Monday, December 17, 2007

Uproar About Possible Canadian Copyright Changes

There has been an uproar in Canada as of late regarding potential new Canadian copyright legislation that could mean major changes to the way we consume digital content. Many feel that we could be plagued with laws that mirror the American DMCA (Digital Milennium Copyright Act) which strictly forbids the copying of any media that’s locked or “protected” (like music protected by DRM restrictions). Remember a slew of lawsuits against college students and little kids back in 2003 when the U.S. began its rampage against illegal music downloaders? Well, this is what a change in copyright legislation could lead to here in Canada: illegal copying being deemed punishable by law.

Don't get me wrong: I don't condone illegal behaviour, and I think this could help when it comes to busting large piracy rings. But where we need to draw the line is at individual, personal use. A ruling like this could result in innocent Holly homemakers and Little Billies being deemed criminals because they want to use content they've purchased in a certain way. For example, if you make a copy of a CD or DVD to listen to in the car; or transfer a movie from a physical DVD to your nifty, new media server.

The Sling Media Slingbox is a perfect example of this. If you aren’t familiar with the Slingbox, it's a device that can be connected to a video source, like your cable set-top box, and a high-speed Internet connection at home, then allows you to watch your cable from your notebook PC (or compatible PDA) anywhere in the world where there’s a high-speed Internet connection. The key word here is your cable service on your notebook. This is great if, say, you’re in Hong Kong on business, but don’t want to miss the Leafs play-off games. Why is this so wrong? You’ve already paid for the cable, and you’ve paid for the notebook. Even if you have a friend join you to watch the game on your tiny notebook screen, how is this any different than having him over to your home to watch it on your big-screen TV? Yet copyright laws could indeed make this act a criminal offense!

There are even more shady areas, like recording programs onto a TiVo, loading up an iPod with ripped tunes, and even watching a TV program that you saved to a flash memory card in your PC. What's next? An officer waiting outside the bathroom to write me a ticket for infringing on artist copyrights because i was singing his song in the shower?

The problem with things like the DMCA is that they attempt to limit what one customer can do with things he’s already purchased, and this simply isn’t fair. I have made analogies before, like giving a friend a pair of jeans or jewelry. Technically, doing so means she isn’t going to go out and purchase the item herself, and I’m using the clothing or jewelry for means other than for what I purchased them. Should this be considered illegal? Of course not. The very thought is ludicrous. Yet if I purchase digital tunes and give a copy of them to my friend, that’s considered illegal.

I’m not na├»ve to think that people could, and would, take advantage of illegal copying. And these are the people that the law needs to go after: those who are producing items in mass quantities and selling them at a profit. But to consider the everyday Holly Homemaker or suburban family with a media server as criminals is quite simply, nonsense. Not to mention that it wouldn't solve anything; it would more likely cause an even bigger backlash against the broadcast industry than we’ve already seen.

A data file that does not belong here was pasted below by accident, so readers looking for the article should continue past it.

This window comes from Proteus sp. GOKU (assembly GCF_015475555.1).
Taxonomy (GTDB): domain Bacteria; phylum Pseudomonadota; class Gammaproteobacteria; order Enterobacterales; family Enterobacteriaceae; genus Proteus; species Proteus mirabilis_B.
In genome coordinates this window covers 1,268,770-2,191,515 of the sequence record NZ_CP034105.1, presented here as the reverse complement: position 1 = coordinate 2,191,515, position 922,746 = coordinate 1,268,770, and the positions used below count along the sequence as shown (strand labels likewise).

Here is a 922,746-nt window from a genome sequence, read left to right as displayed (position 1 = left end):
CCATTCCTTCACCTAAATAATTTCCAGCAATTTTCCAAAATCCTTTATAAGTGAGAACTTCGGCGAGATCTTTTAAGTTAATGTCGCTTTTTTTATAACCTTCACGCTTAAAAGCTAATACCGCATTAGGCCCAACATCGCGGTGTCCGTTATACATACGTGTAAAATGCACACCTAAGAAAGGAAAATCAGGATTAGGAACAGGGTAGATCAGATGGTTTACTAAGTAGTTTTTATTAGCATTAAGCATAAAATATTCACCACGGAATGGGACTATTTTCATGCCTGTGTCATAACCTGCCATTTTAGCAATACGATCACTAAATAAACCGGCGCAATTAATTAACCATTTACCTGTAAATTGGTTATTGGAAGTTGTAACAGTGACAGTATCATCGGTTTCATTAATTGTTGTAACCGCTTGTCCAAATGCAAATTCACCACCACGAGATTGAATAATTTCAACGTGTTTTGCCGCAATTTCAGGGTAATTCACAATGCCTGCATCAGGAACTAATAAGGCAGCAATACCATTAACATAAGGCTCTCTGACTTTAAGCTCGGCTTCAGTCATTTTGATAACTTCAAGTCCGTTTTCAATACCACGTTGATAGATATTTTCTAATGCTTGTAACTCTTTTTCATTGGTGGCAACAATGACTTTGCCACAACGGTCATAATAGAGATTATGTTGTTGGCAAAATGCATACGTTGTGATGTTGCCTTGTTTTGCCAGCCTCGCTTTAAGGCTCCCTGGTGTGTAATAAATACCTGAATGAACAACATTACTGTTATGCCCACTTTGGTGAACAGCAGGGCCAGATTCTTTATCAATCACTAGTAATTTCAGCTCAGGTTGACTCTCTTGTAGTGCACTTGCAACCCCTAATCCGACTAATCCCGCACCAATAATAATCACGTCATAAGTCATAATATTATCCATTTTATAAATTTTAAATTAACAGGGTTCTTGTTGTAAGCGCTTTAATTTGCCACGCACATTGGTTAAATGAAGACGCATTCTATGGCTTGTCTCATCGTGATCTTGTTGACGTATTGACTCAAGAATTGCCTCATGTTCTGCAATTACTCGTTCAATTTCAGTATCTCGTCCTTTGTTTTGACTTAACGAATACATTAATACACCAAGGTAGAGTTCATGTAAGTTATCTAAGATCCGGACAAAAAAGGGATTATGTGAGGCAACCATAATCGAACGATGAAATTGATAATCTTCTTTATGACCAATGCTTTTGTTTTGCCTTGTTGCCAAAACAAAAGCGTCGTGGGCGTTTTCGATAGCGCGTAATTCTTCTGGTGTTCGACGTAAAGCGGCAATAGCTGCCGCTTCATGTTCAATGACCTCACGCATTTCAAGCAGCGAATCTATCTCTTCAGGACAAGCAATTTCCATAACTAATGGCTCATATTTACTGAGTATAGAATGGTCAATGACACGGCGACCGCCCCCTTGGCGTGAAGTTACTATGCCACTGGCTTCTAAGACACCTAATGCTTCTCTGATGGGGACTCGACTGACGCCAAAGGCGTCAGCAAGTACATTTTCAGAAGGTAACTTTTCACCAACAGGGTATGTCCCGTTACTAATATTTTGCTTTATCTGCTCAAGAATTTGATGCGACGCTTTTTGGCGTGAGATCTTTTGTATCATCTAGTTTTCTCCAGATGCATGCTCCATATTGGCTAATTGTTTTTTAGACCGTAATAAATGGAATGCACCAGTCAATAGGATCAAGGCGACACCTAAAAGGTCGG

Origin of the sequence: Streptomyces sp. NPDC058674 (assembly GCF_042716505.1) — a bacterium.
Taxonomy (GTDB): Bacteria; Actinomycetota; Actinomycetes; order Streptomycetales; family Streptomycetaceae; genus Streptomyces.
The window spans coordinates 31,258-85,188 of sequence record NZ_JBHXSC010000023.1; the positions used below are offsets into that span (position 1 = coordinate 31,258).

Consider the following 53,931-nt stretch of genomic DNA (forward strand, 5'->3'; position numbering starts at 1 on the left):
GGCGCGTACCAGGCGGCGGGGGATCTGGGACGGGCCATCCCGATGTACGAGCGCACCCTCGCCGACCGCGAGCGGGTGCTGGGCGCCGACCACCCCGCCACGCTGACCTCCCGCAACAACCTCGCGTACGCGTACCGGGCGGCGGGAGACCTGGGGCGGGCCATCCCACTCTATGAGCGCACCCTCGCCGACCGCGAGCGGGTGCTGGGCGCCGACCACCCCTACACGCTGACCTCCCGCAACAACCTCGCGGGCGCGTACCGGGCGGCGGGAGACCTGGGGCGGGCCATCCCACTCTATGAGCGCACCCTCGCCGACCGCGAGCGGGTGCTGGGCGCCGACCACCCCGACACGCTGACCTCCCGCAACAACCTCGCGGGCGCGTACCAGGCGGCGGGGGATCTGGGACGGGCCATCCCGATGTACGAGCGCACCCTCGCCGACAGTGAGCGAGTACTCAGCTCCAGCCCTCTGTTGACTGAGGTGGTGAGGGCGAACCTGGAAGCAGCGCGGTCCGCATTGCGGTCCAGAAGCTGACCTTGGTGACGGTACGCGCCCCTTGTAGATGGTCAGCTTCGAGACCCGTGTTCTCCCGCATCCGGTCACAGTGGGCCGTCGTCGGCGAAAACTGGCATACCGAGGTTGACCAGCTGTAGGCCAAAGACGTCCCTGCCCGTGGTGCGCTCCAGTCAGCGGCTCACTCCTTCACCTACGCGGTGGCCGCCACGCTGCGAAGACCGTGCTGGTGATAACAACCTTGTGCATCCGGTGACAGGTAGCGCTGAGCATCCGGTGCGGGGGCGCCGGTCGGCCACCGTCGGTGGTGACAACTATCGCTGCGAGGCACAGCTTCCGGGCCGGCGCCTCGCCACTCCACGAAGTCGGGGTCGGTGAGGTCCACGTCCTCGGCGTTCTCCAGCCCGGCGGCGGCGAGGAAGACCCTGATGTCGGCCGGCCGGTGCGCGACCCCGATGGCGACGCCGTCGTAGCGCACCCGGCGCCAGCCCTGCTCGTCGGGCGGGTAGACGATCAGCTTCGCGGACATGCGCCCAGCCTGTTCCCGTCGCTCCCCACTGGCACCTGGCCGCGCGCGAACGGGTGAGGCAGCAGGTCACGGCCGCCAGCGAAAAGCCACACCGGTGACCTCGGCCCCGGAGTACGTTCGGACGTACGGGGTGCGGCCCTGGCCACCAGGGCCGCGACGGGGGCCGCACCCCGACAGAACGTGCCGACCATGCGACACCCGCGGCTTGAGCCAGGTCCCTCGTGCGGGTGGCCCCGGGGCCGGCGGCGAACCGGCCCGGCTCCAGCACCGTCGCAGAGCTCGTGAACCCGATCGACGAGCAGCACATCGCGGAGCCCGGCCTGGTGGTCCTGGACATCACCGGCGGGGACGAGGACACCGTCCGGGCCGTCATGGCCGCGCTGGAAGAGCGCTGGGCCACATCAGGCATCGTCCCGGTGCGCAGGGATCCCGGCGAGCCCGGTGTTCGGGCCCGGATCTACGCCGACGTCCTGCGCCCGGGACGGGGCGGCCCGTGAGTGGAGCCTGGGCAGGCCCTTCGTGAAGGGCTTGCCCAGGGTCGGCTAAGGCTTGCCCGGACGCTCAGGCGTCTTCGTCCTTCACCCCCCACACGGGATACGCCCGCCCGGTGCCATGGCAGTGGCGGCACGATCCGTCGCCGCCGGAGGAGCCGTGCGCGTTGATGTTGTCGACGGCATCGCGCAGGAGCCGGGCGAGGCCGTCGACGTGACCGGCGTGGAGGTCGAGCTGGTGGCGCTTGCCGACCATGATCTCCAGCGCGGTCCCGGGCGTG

The new copyright legislation was to be announced this past week, but the decision has been postponed until the end of the year, likely due to the amount of consumer attention that has arisen over the rumoured changes. Let's keep our fingers crossed that we won't be restricted any further in how we enjoy our own digital content.

3 comments:

Anonymous said...

Very good article!

I agree 100% with you.

Russell McOrmond said...

You may have caused confusion in your posting by mentioning the lawsuits, which were against people alleged to be sharing music online with P2P tools without authorization. Contrary to a common misconception, this is as illegal in Canada as in the United States. The difference is that in Canada the recording industry wants to use this misconception to lobby the government to ratify the WIPO Internet treaties. The other difference is that we have far stronger federal privacy legislation (PIPEDA).

If Canadian labels wanted to sue Canadian music fans, the federal court and federal court of appeals gave them a blueprint to do so. All that is necessary for them to pass the PIPEDA test is for them to provide a tiny bit of evidence.

Otherwise, your coversage of the anti-circumvention issue is great. I host a Petition to protect Information Technology property rights focused on this issue. I am a software author, and anti-circumvention legislation is a greater threat to my livelihood than any amount of copyright infringement.

Anonymous said...

You may also remember the popular DVD Copy software by 321 Studios, DVD X Copy Platinum. The Hollywood studios eventually had 321 Studios shut down on the basis that these DVD movie copying programs violated the DMCA. As with the music industry and Napster, this Hollywood "victory" has lead to the creation of dozens of new DVD burning program that can copy CSS copy-protected DVD moviews. All the current best DVD copy software is listed, ranked, reviewed and compared side-by-side at: www.dvdxcopy.com